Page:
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PROZAC ® has been featured twice on the cover of Newsweek and once on the cover of The Saturday Evening Post, among other national magazines. Major broadcasting networks have also featured PROZAC ® in national stories. *837 For example, in 1991 CBS broadcast a story titled "What About Prozac?" on 60 Minutes.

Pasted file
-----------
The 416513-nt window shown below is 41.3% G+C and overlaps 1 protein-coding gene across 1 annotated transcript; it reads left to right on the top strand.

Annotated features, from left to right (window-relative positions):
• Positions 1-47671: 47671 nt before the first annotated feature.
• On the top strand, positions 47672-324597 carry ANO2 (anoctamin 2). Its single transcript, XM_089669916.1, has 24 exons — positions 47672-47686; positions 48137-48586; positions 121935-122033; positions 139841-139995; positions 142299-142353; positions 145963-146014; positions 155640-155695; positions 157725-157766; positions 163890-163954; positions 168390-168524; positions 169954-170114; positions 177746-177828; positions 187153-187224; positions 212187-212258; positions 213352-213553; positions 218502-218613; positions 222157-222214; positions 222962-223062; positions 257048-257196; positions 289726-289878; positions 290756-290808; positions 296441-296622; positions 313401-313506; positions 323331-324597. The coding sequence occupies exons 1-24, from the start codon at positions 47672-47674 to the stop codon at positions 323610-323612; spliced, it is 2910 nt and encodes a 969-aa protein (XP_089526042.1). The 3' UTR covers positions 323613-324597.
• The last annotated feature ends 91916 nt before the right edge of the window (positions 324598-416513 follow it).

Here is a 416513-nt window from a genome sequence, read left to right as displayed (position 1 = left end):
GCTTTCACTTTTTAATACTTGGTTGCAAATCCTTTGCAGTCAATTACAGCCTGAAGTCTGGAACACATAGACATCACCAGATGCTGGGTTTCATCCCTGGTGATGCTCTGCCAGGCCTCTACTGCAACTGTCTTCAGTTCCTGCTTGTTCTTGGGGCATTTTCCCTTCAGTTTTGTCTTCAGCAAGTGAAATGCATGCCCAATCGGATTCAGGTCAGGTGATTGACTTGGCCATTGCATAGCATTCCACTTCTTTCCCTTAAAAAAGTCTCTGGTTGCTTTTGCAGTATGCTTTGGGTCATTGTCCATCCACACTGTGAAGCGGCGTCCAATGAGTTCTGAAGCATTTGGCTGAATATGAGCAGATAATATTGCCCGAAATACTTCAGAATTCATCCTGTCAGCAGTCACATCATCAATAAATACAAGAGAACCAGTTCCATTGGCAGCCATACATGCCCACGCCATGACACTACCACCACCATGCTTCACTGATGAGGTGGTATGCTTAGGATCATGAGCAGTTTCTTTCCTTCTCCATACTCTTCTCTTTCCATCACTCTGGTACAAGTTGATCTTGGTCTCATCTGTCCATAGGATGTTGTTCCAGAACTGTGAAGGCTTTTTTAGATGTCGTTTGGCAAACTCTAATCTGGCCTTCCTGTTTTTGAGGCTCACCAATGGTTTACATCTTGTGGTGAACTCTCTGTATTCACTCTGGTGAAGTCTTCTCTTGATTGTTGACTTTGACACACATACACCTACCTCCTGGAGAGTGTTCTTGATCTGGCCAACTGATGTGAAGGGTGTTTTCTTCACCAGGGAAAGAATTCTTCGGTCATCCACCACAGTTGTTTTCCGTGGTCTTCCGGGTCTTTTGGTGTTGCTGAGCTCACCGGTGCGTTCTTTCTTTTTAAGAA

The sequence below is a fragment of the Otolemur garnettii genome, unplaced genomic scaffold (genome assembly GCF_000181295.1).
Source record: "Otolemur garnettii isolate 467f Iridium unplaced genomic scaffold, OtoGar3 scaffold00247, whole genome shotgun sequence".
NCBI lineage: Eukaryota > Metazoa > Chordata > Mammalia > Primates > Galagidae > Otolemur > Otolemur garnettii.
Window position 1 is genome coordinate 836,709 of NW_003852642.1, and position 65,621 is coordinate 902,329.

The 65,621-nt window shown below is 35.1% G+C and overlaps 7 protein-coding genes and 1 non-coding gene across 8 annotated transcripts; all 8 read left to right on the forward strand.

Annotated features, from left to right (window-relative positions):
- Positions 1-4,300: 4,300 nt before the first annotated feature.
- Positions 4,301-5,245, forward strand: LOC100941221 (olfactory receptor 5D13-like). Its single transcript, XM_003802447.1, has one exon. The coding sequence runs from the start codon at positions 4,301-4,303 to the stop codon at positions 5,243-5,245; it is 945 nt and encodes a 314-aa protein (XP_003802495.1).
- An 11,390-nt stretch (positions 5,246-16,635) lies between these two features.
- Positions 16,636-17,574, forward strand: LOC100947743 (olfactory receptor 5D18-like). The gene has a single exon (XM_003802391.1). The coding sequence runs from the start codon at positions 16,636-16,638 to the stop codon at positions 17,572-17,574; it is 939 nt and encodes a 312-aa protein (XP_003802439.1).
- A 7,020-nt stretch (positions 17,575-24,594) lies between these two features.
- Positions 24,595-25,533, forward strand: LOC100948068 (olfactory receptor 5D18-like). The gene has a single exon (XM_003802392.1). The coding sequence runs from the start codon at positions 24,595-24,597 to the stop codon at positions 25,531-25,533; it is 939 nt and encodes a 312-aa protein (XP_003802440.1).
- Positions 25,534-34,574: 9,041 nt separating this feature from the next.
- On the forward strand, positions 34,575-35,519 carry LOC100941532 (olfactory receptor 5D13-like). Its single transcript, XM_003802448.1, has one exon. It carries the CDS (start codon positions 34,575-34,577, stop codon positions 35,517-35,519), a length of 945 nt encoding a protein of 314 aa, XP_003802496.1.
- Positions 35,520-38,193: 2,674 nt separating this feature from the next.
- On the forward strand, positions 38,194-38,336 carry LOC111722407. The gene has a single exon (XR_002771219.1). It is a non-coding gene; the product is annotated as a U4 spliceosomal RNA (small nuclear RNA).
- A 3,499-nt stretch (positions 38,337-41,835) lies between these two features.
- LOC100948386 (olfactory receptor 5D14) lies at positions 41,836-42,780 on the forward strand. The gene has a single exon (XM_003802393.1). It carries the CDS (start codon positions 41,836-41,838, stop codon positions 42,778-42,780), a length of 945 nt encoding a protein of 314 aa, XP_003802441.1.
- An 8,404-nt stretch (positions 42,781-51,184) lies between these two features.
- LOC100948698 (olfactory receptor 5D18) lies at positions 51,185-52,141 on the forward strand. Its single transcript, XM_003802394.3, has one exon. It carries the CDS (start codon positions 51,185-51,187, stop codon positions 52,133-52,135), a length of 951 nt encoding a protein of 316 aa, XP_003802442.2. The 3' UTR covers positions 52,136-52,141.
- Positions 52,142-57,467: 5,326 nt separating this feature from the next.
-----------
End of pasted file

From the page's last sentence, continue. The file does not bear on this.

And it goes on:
In 1995, ABC broadcast a story called "Beyond Prozac" on Good Morning America. The Oprah Winfrey Show carried a story called "Prozac" in 1994. A health care industry advertising publication called MedAdNews named PROZAC its "brand of the year" for 1993. As further evidence of the fame of the mark, in the flurry of retrospective looks at the 20th Century, Fortune Magazine identified PROZAC ® as one of the top six products of the century in the category of health and grooming. [1] Lilly has submitted an article from the Baltimore Sun of September 21, 1993, that sums up the fame PROZAC ® achieved within just a few years of its initial launch as a brand. After referring to the use of PROZAC ® in punch lines in a Woody Allen film and a New Yorker poem, the author wrote: Prozac entered the popular lexicon almost immediately after its introduction six years ago. It's been on the cover of Newsweek and shared the stage with Phil and Geraldo; it continues to turn up in the monologues of comedians and the cultural references of the ironic. It's a designer label, a buzzword, a brand name familiar to not only the 4.5 million Americans who have taken it, but also those who wonder if they, too, might find a cure for whatever ails them in the little green-and-off-white capsule. As further evidence of PROZAC ®'s fame, searches of computerized databases turned up extraordinary numbers of responses.